(CNN) -- The arrest of two-time US Olympic basketball gold medalist Brittney Griner has left supporters anxious about her well-being and fearful that she might become a political pawn.
Russian authorities said Griner had cannabis oil in her luggage and accused her of smuggling significant amounts of a narcotic substance -- an offense punishable by up to 10 years in prison.
It's still not clear exactly when Griner was arrested last month, or where she's being detained now.
But escalating tensions between the US and Russia over Russia's invasion of Ukraine has stoked concerns that getting Griner out of Russia will be "very difficult."
'She's been there for quite some time'
Adaora Elonu, a former WBNA player who has also played in Russia, said she was "extremely worried" about Griner.
"Right now, I'm just very, very concerned -- also knowing that she's been there for quite some time," Elonu told CNN on Tuesday.
She described feeling detached from much of the world while living in Russia. "Being in Russia, I was kind of in a bubble," Elonu said.
"I didn't feel unsafe. I felt as if there was not much happening in that country. I know there was a lot going on outside of the country. But as far as when I was in Russia, we weren't getting much news about what was happening. Aside from my family and friends and my agent, they were letting me know about what was happening. But it was hard to balance what was actually happening and what I felt," she said.
"But once things started escalating, my agent was definitely pushing for me to get out. And I'm glad I listened to his advice and got out."
'There are no words to express this pain'
Griner's whereabouts aren't publicly known. CNN has reached out to the Russian Foreign Ministry for comment but has not heard back.
A member of Russia's Federal Customs Service described the charge against Griner to Russia 24, the country's main state-owned news channel.
"A criminal case has been opened against an American citizen under section 2 of 229 YK RF (Russian law) for smuggling of a significant amount of drugs," Irina Begisheva of the Main Directorate for the Fight Against Smuggling of the Federal Customs Service told Russia 24.
In an Instagram post, Griner's wife described the agony of waiting.
"People say 'stay busy.' Yet, there's not a task in this world that could keep any of us from worrying about you. My heart, our hearts, are all skipping beats everyday that goes by." Cherelle Griner posted Monday.
"There are no words to express this pain. I'm hurting, we're hurting."
Over the weekend, she thanked supporters and asked for privacy "as we continue to work on getting my wife home safely."
But a member of the US House Armed Services Committee said "it's going to be very difficult" to get Griner out of Russia.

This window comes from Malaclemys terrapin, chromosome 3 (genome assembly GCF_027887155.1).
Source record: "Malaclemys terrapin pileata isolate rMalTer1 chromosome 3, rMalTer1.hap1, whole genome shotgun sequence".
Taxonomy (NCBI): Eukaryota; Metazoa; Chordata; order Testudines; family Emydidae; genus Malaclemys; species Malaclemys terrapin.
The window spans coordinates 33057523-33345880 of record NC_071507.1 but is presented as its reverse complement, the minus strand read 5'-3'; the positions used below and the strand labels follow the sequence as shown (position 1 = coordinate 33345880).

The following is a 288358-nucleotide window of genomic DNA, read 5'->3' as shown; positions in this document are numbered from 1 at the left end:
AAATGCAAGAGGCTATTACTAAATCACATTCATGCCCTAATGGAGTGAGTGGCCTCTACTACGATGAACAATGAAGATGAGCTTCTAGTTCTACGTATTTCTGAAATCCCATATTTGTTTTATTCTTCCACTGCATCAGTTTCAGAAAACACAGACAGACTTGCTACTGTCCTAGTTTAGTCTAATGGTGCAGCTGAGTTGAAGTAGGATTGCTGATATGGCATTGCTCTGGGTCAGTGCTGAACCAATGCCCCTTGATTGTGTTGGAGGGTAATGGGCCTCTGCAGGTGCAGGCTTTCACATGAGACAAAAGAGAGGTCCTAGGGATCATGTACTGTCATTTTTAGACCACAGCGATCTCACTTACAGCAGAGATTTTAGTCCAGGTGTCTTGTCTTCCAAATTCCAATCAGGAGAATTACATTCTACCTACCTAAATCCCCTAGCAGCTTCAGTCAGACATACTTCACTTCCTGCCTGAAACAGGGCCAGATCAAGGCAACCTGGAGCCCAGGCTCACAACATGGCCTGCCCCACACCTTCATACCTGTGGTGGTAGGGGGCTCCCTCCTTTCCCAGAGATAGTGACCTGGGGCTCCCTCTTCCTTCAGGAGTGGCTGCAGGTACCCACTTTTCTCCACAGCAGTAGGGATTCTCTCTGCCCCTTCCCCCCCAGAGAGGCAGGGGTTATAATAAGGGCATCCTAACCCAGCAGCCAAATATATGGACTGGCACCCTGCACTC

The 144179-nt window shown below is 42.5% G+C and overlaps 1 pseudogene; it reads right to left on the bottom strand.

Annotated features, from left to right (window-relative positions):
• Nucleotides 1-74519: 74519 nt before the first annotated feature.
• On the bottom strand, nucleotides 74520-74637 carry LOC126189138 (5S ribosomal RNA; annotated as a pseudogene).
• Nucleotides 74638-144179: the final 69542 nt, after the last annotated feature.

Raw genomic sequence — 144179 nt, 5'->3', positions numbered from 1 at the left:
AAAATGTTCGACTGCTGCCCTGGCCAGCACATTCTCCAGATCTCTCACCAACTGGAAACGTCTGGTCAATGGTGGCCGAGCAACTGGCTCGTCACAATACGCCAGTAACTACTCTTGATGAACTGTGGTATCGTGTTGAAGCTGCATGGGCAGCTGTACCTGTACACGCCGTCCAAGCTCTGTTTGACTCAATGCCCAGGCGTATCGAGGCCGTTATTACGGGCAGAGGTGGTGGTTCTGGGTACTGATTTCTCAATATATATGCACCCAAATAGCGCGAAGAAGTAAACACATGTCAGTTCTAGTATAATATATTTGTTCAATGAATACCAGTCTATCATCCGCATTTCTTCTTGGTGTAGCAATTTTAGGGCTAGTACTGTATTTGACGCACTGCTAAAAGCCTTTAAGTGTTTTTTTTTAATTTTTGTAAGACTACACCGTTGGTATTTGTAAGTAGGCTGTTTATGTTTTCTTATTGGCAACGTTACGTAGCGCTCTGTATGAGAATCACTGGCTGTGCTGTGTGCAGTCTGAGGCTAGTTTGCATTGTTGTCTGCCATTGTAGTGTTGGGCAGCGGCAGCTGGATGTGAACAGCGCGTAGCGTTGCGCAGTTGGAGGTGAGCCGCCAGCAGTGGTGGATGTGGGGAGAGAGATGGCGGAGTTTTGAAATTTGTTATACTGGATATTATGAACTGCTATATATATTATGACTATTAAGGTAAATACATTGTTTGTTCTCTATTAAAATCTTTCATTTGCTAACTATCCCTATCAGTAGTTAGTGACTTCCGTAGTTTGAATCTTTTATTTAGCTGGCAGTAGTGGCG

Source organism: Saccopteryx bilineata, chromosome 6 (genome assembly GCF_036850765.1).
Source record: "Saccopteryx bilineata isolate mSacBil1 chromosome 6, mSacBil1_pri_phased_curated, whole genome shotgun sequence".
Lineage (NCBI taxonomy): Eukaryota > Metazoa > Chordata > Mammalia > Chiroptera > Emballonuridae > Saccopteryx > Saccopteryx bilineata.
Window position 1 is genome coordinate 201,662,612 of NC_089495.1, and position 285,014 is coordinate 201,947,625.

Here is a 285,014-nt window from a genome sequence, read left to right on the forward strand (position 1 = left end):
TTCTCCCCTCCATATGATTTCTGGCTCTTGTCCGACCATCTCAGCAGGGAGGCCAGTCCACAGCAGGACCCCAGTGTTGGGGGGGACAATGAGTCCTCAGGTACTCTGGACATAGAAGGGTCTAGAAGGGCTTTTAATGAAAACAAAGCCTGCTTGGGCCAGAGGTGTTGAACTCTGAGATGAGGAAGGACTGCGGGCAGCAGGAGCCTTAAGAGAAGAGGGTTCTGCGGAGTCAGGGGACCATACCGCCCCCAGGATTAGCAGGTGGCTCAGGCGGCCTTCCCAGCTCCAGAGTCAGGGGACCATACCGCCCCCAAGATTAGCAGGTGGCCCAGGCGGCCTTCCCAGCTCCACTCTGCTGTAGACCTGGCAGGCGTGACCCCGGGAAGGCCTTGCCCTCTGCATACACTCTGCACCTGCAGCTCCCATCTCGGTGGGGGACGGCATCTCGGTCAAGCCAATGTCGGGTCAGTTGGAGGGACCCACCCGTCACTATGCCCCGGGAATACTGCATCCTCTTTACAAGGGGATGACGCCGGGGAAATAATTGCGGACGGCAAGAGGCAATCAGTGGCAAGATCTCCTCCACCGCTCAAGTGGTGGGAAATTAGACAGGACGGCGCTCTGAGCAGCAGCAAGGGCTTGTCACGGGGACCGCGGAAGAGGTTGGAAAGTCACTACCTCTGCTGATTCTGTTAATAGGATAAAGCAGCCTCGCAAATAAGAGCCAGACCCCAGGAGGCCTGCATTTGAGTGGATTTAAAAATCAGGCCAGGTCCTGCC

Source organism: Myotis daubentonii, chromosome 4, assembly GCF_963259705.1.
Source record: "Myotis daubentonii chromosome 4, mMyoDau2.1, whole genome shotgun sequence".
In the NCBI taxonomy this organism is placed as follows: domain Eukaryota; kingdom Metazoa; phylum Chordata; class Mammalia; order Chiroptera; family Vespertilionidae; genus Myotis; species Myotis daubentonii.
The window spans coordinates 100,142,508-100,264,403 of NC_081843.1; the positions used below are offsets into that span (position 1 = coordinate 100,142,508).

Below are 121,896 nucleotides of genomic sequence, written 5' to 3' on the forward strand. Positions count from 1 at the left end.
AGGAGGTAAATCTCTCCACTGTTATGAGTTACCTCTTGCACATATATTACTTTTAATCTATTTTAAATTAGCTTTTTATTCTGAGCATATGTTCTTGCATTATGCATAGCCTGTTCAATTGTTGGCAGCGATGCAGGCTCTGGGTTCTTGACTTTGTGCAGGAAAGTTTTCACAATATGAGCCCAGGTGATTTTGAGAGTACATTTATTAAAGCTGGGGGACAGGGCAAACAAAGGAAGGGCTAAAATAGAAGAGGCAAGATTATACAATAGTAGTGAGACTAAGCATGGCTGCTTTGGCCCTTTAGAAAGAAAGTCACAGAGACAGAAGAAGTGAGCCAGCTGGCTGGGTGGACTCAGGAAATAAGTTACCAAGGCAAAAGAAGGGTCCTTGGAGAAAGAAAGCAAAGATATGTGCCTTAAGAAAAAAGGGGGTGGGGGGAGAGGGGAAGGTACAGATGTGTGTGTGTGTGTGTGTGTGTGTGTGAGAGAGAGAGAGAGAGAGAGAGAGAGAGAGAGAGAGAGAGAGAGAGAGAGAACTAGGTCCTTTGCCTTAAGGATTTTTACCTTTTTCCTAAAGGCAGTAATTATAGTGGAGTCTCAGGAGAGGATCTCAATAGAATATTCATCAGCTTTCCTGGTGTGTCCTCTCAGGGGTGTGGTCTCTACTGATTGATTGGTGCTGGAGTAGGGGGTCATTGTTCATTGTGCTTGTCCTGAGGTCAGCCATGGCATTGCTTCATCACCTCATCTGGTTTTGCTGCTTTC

"Our diplomatic relationships with Russia are nonexistent at the moment," Democratic Rep. John Garamendi of California told CNN on Monday.
"Perhaps during the various negotiations that may take place, she might be able to be one of the solutions. I don't know."
He also noted that "Russia has some very, very strict LGBT rules and laws" -- though it's not clear whether those rules and laws might impact Griner's case. Russia has passed LGBTQ-related legislation and outlawed the "propaganda of nontraditional sexual relations around minors."
Griner's high school basketball coach, Debbie Jackson, said she worries Griner's case will be used for political purposes.
"My biggest fear is that ... she will become a political pawn," Jackson told CNN.
But the Biden administration is working on trying to get Griner out of Russia, members of the Congressional Black Caucus said after meeting with President Joe Biden on Monday.
Rep. Sheila Jackson Lee, who represents Griner's hometown of Houston, said she raised the issue of Griner's detainment and the "need for her to be immediately released and for her to receive the help of the United States to demand and facilitate that release," in that meeting with the President, according to a statement Tuesday.
A storied career
Griner has spent her entire WNBA career with the Phoenix Mercury and won the league's championship in 2014. The WNBA has confirmed that all other league players have departed Russia and Ukraine.
Like many other WNBA players, Griner plays overseas in the offseason where salaries can be much higher than what female professional basketball players are paid in the US.
She won the EuroLeague Women championship last year with Russian club UMMC Ekaterinburg, where she has played since 2015 during her offseasons.
Fans around the world have called for Griner's release, with more than 34,000 people signing the "Secure Brittney Griner's Swift and Safe Return to the U.S." petition on Change.org as of Tuesday.
™ & © 2022 Cable News Network, Inc., a WarnerMedia Company. All rights reserved.